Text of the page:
Quantification of diet quality utilizing the rapid eating assessment for participants-shortened version in bipolar disorder: Implications for prospective depression and cardiometabolic studies

Manuel Gardea-Resendez, Stacey J. Winham, Francisco Romo-Nava, Alfredo Cuellar-Barboza, Matthew M. Clark, Ana Cristina Andreazza, Alejandra Cabello-Arreola, Marin Veldic, David J. Bond, Balwinder Singh, Miguel L. Prieto, Nicolas A. Nunez, Hannah Betcher, Katherine M. Moore, Thomas Blom, Colin Colby, Richard S. Pendegraft, Sydney S. Kelpin, Aysegul Ozerdem, Alessandro MiolaEleanna De Filippis, Joanna M. Biernacka, Susan L. McElroy, Mark A. Frye*

*Corresponding author for this work

Research output: Contribution to journalArticlepeer-review

Abstract

Objectives: Recognizing bipolar disorder as a multi-system metabolic condition driven, in part, by binge eating behavior and atypical depressive symptoms, this study aimed to quantify diet quality and evaluate clinical correlates in a bipolar disorder cohort. Methods: Participants from the Mayo Clinic Bipolar Disorder Biobank (n = 734) completed the Rapid Eating Assessment for Participants – Shortened version (REAP-S) to determine diet quality. The average REAP-S score for a U.S. omnivorous diet is 32 (range 13 to 39) with higher scores indicating healthier diet. Demographic variables were collected in a standardized clinical questionnaire. Depressive symptoms were assessed by the Bipolar Inventory of Symptoms Scale. Cardiometabolic variables were retrieved from the electronic health record. Associations between continuous variables and REAP-S scores (total, ‘healthy foods’ and ‘avoidance of unhealthy foods’) were assessed using linear regression. Results: Overall, our sample had a mean REAP-S score of 27.6 (4.9), suggestive of a lower diet quality than the average general population in the US. There was a significant inverse relationship between mean REAP-S lower scores with increased BMI, waist circumference, disordered eating and depression. All these associations were significantly stronger in female participants. Limitations: EHR cross-sectional data. Conclusions: Our data suggest unhealthy diet quality in bipolar disorder is associated with depression, obesity and cardiometabolic abnormalities. Additional work is encouraged to prospectively track mood and diet quality to further understand the bidirectional relationship and clarify if dietary interventions can positively impact mood. Further delineating potential sex differences in diet quality and depression may provide greater appreciation of modifiable risk factors for future cardiometabolic burden.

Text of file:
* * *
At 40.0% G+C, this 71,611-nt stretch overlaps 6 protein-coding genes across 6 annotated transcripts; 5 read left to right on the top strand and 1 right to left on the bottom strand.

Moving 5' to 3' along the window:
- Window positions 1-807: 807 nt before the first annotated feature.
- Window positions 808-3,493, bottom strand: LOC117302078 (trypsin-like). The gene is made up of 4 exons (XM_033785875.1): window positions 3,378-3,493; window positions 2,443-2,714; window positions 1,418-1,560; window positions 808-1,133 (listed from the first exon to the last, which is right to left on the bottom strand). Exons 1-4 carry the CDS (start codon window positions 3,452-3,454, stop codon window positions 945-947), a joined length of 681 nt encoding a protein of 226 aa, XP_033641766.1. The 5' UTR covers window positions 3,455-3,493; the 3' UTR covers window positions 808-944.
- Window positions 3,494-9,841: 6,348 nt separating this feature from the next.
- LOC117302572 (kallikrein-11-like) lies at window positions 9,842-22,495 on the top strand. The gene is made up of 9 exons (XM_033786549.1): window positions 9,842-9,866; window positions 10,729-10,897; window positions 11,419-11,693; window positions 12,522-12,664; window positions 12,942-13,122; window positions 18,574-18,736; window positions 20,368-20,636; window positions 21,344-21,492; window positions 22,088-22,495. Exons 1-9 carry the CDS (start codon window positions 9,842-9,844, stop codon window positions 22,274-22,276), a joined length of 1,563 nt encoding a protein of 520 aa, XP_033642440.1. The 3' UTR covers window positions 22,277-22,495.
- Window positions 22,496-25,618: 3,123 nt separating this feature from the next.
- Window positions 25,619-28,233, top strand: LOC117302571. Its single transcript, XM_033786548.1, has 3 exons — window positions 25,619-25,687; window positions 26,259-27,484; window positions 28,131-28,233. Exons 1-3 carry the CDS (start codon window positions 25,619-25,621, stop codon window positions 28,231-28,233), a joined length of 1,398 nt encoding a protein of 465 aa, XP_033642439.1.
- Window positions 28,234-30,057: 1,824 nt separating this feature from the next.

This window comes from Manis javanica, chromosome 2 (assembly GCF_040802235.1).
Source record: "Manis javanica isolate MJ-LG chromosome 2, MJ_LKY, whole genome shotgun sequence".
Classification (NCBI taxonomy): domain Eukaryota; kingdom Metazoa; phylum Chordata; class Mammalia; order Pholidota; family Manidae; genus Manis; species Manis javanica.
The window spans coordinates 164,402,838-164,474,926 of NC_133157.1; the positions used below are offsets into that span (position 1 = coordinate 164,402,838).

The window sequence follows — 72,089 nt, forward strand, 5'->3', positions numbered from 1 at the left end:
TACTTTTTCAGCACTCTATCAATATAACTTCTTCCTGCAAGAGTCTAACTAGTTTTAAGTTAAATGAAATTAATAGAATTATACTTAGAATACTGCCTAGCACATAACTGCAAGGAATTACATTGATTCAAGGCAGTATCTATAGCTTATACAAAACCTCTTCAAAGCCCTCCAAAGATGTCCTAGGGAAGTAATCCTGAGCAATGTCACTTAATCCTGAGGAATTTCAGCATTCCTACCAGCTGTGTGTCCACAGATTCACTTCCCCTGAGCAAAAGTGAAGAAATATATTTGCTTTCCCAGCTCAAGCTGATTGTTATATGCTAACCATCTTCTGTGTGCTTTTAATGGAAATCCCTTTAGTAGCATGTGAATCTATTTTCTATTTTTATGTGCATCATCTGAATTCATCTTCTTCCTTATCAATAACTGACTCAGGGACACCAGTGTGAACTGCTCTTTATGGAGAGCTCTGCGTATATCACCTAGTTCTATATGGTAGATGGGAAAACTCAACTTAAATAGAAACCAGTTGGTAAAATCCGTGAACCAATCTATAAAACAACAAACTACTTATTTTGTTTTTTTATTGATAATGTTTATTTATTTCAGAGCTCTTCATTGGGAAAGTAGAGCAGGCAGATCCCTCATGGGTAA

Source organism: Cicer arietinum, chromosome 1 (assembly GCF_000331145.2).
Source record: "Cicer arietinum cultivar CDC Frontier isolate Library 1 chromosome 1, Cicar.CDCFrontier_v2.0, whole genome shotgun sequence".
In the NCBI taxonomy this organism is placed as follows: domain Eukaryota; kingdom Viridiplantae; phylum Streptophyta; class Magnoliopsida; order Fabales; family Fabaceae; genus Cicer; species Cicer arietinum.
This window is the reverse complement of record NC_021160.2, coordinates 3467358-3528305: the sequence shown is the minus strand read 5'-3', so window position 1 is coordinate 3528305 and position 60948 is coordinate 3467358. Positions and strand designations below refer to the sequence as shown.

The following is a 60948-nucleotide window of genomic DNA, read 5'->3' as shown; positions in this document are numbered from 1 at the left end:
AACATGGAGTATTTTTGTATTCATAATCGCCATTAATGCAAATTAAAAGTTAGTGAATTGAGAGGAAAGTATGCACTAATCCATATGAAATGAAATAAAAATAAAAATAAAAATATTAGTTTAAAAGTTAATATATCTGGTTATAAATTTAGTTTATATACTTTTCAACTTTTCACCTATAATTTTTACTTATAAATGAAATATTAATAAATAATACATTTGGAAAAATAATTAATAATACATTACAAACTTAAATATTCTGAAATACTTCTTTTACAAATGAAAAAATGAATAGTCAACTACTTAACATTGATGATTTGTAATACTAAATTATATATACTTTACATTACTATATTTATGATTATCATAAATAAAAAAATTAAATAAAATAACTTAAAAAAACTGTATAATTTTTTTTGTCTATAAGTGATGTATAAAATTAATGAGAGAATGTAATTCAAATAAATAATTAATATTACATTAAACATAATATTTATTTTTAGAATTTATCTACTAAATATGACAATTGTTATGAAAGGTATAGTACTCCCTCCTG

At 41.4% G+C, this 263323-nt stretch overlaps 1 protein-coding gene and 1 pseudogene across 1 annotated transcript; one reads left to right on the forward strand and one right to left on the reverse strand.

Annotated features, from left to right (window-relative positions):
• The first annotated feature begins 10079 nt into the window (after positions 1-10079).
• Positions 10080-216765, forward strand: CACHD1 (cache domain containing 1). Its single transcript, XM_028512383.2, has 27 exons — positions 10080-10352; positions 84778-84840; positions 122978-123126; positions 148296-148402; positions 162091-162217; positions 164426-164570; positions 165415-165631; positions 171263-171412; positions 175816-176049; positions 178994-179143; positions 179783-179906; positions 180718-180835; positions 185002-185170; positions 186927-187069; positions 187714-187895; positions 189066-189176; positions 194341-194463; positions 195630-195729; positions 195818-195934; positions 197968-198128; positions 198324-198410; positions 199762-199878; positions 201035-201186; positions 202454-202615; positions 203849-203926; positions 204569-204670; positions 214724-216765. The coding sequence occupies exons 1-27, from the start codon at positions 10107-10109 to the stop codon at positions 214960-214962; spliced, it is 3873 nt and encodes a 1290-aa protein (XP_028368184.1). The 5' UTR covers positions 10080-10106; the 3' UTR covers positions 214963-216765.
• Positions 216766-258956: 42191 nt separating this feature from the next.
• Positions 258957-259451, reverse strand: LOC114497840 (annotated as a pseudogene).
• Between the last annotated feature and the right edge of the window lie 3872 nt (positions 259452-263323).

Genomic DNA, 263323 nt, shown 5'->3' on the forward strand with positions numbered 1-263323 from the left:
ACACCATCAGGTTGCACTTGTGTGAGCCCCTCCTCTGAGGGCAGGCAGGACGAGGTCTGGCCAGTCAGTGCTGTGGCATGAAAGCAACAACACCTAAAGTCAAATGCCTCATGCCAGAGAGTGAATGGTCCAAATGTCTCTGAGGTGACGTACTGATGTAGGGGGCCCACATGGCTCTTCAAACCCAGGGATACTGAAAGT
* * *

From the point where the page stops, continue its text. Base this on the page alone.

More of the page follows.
Original languageEnglish
Pages (from-to)150-155
Number of pages6
JournalJournal of Affective Disorders
Volume310
Early online date8 May 2022
DOIs
StateE-pub ahead of print - 8 May 2022

Bibliographical note

Copyright © 2022. Published by Elsevier B.V.

Keywords

  • Bipolar depression
  • Bipolar disorder
  • Cardiometabolic markers
  • Diet quality
  • Obesity

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